It was my third EPC so I knew what to expect. And I got exactly what I expected. There were countless happy reunions and hugs, there was awesome preaching (whooosh, did Dr Brown do a marvelous job on Friday evening!) and good music, an expensive hotel and hot weather, this and that. But I also realised with a bit of a shock how different everything was this time. The previous times I went to the EPC together with my parents. And now suddenly – all by myself. It was not easy. It didn’t take away any of the joy of meeting my people and enjoying the event but it added an extra layer of emotion to everything. And at times this underlying emotion broke through. Like when I cried my way through the closing ceremony up on the balcony (I had enough brains to stay away from others), missing my mom, missing my dad, missing the easy-breezy-beautiful feeling of the past, feeling so hopelessly sorry for myself. But then the feeling passed – as it always does – and all was well again. It will also come back – it always does – but it doesn’t matter. I’ve become familiar with it, I’ve learned to live with it.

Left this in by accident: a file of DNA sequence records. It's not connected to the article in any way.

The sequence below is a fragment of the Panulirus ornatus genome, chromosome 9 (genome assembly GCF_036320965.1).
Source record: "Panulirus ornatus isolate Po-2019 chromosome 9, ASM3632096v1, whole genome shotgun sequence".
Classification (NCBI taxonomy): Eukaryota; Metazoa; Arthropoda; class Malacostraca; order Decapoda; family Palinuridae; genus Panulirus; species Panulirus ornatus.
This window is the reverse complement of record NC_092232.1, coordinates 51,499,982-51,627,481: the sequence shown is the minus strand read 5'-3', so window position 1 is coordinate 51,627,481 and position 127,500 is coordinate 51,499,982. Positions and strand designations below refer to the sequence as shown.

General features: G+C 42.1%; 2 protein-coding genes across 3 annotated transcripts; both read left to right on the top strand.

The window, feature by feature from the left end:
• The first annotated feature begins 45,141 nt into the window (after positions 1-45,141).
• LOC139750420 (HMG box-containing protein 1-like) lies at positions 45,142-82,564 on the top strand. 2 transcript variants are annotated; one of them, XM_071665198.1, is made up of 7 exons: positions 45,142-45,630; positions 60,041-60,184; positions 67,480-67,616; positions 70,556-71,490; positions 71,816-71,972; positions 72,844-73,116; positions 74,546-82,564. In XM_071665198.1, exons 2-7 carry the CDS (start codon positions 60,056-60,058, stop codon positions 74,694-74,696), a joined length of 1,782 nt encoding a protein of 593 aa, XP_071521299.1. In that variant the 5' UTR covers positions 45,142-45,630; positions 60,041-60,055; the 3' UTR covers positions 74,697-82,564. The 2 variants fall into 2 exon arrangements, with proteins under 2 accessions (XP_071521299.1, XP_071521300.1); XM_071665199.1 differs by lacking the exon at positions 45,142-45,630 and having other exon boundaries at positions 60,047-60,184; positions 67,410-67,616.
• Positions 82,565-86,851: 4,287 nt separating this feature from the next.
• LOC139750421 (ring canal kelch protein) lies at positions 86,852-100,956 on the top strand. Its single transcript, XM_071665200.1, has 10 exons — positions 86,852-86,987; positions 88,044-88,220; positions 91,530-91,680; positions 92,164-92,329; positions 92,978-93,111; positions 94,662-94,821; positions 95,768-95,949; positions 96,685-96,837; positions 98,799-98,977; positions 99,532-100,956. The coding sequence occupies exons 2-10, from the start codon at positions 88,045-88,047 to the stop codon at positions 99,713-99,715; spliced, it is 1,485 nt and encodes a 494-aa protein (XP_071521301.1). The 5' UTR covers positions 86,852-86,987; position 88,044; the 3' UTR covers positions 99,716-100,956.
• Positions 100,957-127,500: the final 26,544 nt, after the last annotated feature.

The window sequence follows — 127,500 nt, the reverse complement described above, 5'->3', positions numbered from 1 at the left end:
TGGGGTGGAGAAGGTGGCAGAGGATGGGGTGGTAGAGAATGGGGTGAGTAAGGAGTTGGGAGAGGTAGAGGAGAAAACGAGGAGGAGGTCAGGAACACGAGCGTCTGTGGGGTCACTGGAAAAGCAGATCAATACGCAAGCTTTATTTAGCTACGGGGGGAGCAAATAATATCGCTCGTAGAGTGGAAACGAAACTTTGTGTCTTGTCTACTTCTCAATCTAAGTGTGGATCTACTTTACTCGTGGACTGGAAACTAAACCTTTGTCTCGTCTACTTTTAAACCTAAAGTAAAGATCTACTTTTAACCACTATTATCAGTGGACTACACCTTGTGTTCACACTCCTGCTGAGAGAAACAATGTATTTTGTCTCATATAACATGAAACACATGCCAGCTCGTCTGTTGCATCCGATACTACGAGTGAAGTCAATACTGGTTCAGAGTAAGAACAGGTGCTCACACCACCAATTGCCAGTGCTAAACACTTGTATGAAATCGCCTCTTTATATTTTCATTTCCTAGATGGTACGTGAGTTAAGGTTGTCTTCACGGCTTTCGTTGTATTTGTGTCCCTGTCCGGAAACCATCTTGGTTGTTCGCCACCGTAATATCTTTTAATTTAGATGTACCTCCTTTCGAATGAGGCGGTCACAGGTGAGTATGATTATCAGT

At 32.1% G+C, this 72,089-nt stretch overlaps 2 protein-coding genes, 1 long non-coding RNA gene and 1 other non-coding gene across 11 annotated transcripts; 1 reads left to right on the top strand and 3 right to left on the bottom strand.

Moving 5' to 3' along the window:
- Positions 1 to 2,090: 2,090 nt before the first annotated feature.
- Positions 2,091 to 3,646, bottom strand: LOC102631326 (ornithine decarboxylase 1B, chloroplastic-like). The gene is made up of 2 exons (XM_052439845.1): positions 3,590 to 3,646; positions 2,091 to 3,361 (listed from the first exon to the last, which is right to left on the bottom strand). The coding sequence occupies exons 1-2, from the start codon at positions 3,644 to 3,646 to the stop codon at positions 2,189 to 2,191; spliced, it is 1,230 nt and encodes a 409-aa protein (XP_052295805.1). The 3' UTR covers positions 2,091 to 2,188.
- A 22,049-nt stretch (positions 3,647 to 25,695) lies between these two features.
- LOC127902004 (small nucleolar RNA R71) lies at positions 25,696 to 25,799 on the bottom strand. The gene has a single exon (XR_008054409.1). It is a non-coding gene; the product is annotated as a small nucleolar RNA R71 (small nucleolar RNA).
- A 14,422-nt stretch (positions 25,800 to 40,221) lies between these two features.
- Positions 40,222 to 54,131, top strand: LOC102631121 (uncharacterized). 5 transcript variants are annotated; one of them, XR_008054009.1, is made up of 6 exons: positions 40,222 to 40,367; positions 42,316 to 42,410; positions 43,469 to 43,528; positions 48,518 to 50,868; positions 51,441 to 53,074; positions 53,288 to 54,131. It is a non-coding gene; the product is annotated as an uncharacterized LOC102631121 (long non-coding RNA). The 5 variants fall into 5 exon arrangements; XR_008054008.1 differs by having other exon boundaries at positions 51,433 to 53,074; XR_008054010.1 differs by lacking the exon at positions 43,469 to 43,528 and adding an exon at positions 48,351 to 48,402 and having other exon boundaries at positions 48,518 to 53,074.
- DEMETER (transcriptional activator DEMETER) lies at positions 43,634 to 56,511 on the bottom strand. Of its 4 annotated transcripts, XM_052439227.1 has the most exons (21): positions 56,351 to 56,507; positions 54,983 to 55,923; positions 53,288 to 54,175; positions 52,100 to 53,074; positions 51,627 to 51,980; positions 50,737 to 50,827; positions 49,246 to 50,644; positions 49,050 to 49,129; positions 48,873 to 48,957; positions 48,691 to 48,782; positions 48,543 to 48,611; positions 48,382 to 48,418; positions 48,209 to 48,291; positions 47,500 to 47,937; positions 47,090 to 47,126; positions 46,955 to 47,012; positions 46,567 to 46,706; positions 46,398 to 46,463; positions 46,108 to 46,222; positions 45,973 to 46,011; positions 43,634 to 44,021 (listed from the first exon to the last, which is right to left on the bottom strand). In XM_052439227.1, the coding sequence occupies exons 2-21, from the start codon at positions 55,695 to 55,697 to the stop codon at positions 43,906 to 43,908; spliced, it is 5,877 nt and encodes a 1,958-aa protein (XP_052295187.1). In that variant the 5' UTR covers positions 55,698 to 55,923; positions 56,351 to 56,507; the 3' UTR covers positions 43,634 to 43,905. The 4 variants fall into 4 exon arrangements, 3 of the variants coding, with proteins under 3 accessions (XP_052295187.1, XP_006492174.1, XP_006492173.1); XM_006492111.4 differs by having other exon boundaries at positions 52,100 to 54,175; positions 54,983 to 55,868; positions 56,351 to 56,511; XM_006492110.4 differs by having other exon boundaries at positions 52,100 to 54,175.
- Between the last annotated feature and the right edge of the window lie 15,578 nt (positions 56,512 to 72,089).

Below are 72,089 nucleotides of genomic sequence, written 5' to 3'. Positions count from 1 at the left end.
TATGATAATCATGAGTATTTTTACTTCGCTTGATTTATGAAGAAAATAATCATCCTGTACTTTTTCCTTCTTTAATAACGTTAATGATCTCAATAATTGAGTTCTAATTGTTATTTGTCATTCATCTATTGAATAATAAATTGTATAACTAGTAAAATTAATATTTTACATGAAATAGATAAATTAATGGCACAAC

This time I no longer looked up to the preachers the way I had done in the past. I remember my first time in the Netherlands and how I stared at the speakers with my eyes and mouth wide open. I had never heard preaching as good as this in my life! Don’t get me wrong, the people who preached this time did also a very good job, they did it better than I ever could but having dug myself into homiletics, it has lost some of its golden shine for me. Now I analyse things in my head, I analyse different structures, different approaches to the Biblical text, different personalities, different approaches to preaching as performance. But it’s still wonderful when the text becomes alive (and dances in front of our eyes, as G. R. always prays before his sermons) and touches a cord deep inside me. This magic, fortunately, has stayed.

My last blog post got a nice ending in Serbia as after some good conversations it became obvious that I shouldn’t accept the offer which was made a month ago. I said no with half of my heart being heavy an with the other half being very light. But I came back home with conviction that I’m in the right place here even if it feels like losing my life at moments (and I think Jesus once said something about losing one’s life for His sake). So that’s finished.

I also came to the conclusion that my classmates are some of the coolest people I’ve ever had the privilege to know. If it wasn’t for school, I would have walked pass them in the crowd and they would have remained complete strangers to me. But now – such wonderful people I can call not only my colleagues but also friends. I’m counting by blessings, people!